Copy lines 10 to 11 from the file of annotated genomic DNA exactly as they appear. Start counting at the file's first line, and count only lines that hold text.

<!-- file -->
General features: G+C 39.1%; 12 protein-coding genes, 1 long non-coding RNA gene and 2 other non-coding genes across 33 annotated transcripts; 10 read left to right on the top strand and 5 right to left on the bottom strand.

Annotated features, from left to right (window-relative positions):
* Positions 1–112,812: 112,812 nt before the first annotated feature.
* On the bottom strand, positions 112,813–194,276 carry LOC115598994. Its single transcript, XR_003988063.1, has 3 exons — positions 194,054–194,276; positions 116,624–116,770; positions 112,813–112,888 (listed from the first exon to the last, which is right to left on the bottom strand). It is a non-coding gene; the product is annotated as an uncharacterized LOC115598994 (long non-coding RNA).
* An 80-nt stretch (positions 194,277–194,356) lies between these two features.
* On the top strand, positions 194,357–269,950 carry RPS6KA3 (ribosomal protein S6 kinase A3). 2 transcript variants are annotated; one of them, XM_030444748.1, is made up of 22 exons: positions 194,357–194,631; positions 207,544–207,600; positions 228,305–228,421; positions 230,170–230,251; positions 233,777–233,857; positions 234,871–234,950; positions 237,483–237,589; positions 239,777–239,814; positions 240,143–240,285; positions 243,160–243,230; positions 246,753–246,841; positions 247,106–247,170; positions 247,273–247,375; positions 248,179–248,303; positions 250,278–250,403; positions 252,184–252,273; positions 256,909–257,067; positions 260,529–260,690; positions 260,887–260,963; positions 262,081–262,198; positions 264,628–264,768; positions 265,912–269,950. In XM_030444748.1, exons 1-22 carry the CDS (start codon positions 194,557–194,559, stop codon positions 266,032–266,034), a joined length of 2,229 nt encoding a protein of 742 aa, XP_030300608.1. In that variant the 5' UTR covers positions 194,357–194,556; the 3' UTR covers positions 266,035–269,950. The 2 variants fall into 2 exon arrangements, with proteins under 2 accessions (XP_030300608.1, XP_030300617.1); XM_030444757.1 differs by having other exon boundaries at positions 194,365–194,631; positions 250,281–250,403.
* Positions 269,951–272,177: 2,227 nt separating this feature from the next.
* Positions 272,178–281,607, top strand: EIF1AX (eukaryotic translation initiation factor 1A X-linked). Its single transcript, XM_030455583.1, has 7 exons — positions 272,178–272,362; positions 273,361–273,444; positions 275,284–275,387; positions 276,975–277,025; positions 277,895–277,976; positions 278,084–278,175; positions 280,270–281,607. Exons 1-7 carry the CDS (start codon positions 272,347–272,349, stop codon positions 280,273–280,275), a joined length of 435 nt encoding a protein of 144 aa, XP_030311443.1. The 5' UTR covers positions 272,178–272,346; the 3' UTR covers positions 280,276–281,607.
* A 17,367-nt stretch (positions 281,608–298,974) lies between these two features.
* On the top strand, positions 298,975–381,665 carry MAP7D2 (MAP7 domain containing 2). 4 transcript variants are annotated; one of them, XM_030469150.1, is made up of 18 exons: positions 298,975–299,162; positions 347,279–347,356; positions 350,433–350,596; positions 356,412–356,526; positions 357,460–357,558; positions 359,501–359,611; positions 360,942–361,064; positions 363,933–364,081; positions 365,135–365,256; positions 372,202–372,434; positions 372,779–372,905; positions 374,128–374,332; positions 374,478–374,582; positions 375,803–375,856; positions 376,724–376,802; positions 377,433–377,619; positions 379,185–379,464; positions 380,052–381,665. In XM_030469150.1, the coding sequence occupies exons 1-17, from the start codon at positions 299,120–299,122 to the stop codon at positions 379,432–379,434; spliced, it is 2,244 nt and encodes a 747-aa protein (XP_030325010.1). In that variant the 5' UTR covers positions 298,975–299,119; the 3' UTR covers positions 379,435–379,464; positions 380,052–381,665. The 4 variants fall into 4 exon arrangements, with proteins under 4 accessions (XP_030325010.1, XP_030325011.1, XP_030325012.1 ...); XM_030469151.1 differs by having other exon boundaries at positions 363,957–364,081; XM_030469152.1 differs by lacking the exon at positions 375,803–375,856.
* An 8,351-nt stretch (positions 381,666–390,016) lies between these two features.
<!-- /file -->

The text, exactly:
* On the top strand, positions 298,975–381,665 carry MAP7D2 (MAP7 domain containing 2). 4 transcript variants are annotated; one of them, XM_030469150.1, is made up of 18 exons: positions 298,975–299,162; positions 347,279–347,356; positions 350,433–350,596; positions 356,412–356,526; positions 357,460–357,558; positions 359,501–359,611; positions 360,942–361,064; positions 363,933–364,081; positions 365,135–365,256; positions 372,202–372,434; positions 372,779–372,905; positions 374,128–374,332; positions 374,478–374,582; positions 375,803–375,856; positions 376,724–376,802; positions 377,433–377,619; positions 379,185–379,464; positions 380,052–381,665. In XM_030469150.1, the coding sequence occupies exons 1-17, from the start codon at positions 299,120–299,122 to the stop codon at positions 379,432–379,434; spliced, it is 2,244 nt and encodes a 747-aa protein (XP_030325010.1). In that variant the 5' UTR covers positions 298,975–299,119; the 3' UTR covers positions 379,435–379,464; positions 380,052–381,665. The 4 variants fall into 4 exon arrangements, with proteins under 4 accessions (XP_030325010.1, XP_030325011.1, XP_030325012.1 ...); XM_030469151.1 differs by having other exon boundaries at positions 363,957–364,081; XM_030469152.1 differs by lacking the exon at positions 375,803–375,856.
* An 8,351-nt stretch (positions 381,666–390,016) lies between these two features.